Please see your physician or pediatric neurologist immediately if CTD is suspected.

GAMT and AGAT are errors of creatine metabolism, resulting in a defect in the synthesis of creatine altogether. Due to the creatine biosynthesis error, GAMT and AGAT patients lack creatine in both the periphery and central nervous system, and maintain a functional creatine transporter system.

GAMT and AGAT deficiency share many of the clinical symptoms as CTD. These patients respond reasonably well to supplementation of creatine monohydrate and certain dietary modifications.

GAMT and AGAT are extremely rare disorders.

LUM-001

LUM-001 is a repurposed small molecule that is biochemically similar analog of creatine and has shown promising therapeutic potential for the treatment of Creatine Transporter Deficiency in preclinical studies. LUM-001 is a small and planar molecule with the chemical characteristics necessary to cross cellular membranes.

Lumos Pharma is optimistic that this research will translate to human patients in a clinical setting and provide a much needed therapeutic for patients with CTD and their families.
Lumos Pharma’s academic partners at the University of Cincinnati conducted a knockout mouse study examining the efficacy of LUM-001 for the treatment of CTD. Portions of the SLC6A8 gene were efficiently deleted in the knockout mice, which resulted in an absence of creatine in the brain due to dysfunction of the transporter, and the mice closely mimicked the human phenotype of the disease. The untreated knockout mice exhibited impaired cognitive function but normal balance and musculoskeletal control systems.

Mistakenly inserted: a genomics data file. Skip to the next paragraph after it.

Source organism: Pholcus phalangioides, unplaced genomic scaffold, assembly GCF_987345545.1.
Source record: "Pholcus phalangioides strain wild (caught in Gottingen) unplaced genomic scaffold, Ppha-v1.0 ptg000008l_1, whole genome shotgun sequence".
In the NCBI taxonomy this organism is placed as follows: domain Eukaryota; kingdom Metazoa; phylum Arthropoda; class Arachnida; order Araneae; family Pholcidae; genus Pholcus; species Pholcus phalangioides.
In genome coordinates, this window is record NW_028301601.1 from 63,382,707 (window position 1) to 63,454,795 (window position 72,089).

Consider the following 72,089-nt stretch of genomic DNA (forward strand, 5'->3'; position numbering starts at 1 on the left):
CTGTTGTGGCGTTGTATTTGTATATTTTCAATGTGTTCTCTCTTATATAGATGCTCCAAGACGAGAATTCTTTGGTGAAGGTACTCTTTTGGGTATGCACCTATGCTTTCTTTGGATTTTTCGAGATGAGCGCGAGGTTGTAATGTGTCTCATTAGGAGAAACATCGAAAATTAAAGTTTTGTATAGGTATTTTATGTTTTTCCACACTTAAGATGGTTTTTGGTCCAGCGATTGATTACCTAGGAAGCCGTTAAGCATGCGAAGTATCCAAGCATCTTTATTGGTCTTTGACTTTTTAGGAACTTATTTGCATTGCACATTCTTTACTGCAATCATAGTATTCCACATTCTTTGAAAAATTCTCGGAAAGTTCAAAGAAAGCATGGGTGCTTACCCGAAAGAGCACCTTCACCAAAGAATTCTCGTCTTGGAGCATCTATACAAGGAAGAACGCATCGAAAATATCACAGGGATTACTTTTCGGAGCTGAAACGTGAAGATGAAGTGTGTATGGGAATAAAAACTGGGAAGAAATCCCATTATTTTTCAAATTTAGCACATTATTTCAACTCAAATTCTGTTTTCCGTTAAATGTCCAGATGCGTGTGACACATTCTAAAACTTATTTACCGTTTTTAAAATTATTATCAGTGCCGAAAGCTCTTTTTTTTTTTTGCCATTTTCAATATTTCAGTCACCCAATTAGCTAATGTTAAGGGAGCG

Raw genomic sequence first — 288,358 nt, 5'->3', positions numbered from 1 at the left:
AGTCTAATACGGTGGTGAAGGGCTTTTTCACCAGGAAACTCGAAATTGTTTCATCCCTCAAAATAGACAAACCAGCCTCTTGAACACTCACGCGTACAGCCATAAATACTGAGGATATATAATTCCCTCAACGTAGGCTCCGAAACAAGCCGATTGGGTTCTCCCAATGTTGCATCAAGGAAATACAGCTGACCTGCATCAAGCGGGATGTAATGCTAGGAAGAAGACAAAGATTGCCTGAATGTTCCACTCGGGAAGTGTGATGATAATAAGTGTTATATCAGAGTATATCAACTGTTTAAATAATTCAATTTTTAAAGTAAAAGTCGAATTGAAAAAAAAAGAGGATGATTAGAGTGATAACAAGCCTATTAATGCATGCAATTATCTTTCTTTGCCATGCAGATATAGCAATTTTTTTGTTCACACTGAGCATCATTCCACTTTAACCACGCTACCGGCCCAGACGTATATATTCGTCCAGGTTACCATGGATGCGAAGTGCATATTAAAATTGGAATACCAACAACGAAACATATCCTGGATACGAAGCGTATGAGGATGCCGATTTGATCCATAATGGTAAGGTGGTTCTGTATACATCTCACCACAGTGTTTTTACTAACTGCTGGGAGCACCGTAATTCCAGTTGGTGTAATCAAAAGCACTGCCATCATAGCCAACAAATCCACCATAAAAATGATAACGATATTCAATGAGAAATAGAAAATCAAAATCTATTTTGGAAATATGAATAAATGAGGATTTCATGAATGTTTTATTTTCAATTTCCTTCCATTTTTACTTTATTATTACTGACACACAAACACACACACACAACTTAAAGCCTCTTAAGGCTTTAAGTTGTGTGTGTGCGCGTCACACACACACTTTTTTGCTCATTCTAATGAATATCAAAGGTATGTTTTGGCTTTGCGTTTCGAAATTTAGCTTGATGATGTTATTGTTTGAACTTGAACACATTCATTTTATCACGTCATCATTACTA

In the knockout mice treated with LUM-001, LUM-001 was shown to cross the blood-brain barrier, be phosphorylated by creatine kinases, and substantially improve cognitive function in spatial learning and memory and novel object recognition tests.

The knockout mice were also treated with creatine and placebo with no cognitive improvement, as was expected.

Lumos Pharma is optimistic that this research will translate to human patients in a clinical setting and provide a much needed therapeutic for patients with CTD and their families.

Lumos Pharma intends to develop LUM-001 as a treatment for Creatine Transporter Deficiency. LUM-001 is a repurposed molecule, having been studied in a previously filed Investigational New Drug (IND) application for use in a solid tumor indication. LUM-001 has a strong safety profile, as indicated by the earlier IND, however, Lumos Pharma is required to repeat some preclinical studies in an oral formulation, as the previous IND studied LUM-001 in an intravenous formulation.

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SELECTED CTD PUBLICATIONS

  • Kurosawa Y et al. – Cyclocreatine treatment improves cognition in mice with creatine transporter deficiency. J Clin Invest. 2012; 122(8):2837-2846 click here
  • Longo N et al. – Disorders of Creatine Transport and Metabolism. American Journal of Medical Genetics Part C (Seminars in Medical Genetics)  2011 Wiley-Liss, Inc. click here
  • Salomons GS et al. – X-linked creatine transporter defect: an overview. J Inherit Metab Dis. 2003;26(2-3):309-18 click here